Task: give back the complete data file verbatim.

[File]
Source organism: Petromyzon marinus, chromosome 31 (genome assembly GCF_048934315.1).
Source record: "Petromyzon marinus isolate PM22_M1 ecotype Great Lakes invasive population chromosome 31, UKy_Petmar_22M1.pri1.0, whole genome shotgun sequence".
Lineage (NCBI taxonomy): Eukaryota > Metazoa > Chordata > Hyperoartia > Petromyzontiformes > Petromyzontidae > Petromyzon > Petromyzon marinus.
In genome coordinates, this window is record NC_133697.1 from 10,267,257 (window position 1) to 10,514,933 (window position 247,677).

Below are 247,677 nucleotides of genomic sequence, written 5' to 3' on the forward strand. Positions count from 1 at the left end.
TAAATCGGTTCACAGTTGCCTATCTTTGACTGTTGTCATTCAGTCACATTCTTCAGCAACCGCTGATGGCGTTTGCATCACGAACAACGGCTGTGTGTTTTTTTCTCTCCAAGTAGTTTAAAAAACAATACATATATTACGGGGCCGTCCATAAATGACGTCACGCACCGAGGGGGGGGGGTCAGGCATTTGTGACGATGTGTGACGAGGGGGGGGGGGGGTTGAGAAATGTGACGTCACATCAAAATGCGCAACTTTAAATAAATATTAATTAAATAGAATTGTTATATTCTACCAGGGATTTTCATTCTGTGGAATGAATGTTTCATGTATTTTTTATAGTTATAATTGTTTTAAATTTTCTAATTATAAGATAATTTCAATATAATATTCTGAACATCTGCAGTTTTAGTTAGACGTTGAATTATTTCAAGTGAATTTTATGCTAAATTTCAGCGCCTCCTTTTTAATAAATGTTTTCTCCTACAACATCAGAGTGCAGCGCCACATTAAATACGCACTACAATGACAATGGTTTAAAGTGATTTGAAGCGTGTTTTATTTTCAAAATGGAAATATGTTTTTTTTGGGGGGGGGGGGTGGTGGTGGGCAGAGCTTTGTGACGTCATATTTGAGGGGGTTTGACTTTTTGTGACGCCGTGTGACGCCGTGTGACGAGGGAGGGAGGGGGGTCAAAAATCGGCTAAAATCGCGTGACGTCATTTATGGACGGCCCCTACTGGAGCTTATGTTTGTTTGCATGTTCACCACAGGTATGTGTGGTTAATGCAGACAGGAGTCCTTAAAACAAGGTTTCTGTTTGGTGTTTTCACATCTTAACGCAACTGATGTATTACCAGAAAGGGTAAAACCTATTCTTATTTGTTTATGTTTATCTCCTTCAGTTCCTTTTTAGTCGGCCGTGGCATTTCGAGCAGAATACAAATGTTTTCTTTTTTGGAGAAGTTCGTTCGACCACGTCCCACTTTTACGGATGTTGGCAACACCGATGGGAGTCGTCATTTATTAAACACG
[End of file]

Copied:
Source organism: Petromyzon marinus, chromosome 31 (genome assembly GCF_048934315.1).
Source record: "Petromyzon marinus isolate PM22_M1 ecotype Great Lakes invasive population chromosome 31, UKy_Petmar_22M1.pri1.0, whole genome shotgun sequence".
Lineage (NCBI taxonomy): Eukaryota > Metazoa > Chordata > Hyperoartia > Petromyzontiformes > Petromyzontidae > Petromyzon > Petromyzon marinus.
In genome coordinates, this window is record NC_133697.1 from 10,267,257 (window position 1) to 10,514,933 (window position 247,677).

Below are 247,677 nucleotides of genomic sequence, written 5' to 3' on the forward strand. Positions count from 1 at the left end.
TAAATCGGTTCACAGTTGCCTATCTTTGACTGTTGTCATTCAGTCACATTCTTCAGCAACCGCTGATGGCGTTTGCATCACGAACAACGGCTGTGTGTTTTTTTCTCTCCAAGTAGTTTAAAAAACAATACATATATTACGGGGCCGTCCATAAATGACGTCACGCACCGAGGGGGGGGGGTCAGGCATTTGTGACGATGTGTGACGAGGGGGGGGGGGGGTTGAGAAATGTGACGTCACATCAAAATGCGCAACTTTAAATAAATATTAATTAAATAGAATTGTTATATTCTACCAGGGATTTTCATTCTGTGGAATGAATGTTTCATGTATTTTTTATAGTTATAATTGTTTTAAATTTTCTAATTATAAGATAATTTCAATATAATATTCTGAACATCTGCAGTTTTAGTTAGACGTTGAATTATTTCAAGTGAATTTTATGCTAAATTTCAGCGCCTCCTTTTTAATAAATGTTTTCTCCTACAACATCAGAGTGCAGCGCCACATTAAATACGCACTACAATGACAATGGTTTAAAGTGATTTGAAGCGTGTTTTATTTTCAAAATGGAAATATGTTTTTTTTGGGGGGGGGGGGTGGTGGTGGGCAGAGCTTTGTGACGTCATATTTGAGGGGGTTTGACTTTTTGTGACGCCGTGTGACGCCGTGTGACGAGGGAGGGAGGGGGGTCAAAAATCGGCTAAAATCGCGTGACGTCATTTATGGACGGCCCCTACTGGAGCTTATGTTTGTTTGCATGTTCACCACAGGTATGTGTGGTTAATGCAGACAGGAGTCCTTAAAACAAGGTTTCTGTTTGGTGTTTTCACATCTTAACGCAACTGATGTATTACCAGAAAGGGTAAAACCTATTCTTATTTGTTTATGTTTATCTCCTTCAGTTCCTTTTTAGTCGGCCGTGGCATTTCGAGCAGAATACAAATGTTTTCTTTTTTGGAGAAGTTCGTTCGACCACGTCCCACTTTTACGGATGTTGGCAACACCGATGGGAGTCGTCATTTATTAAACACG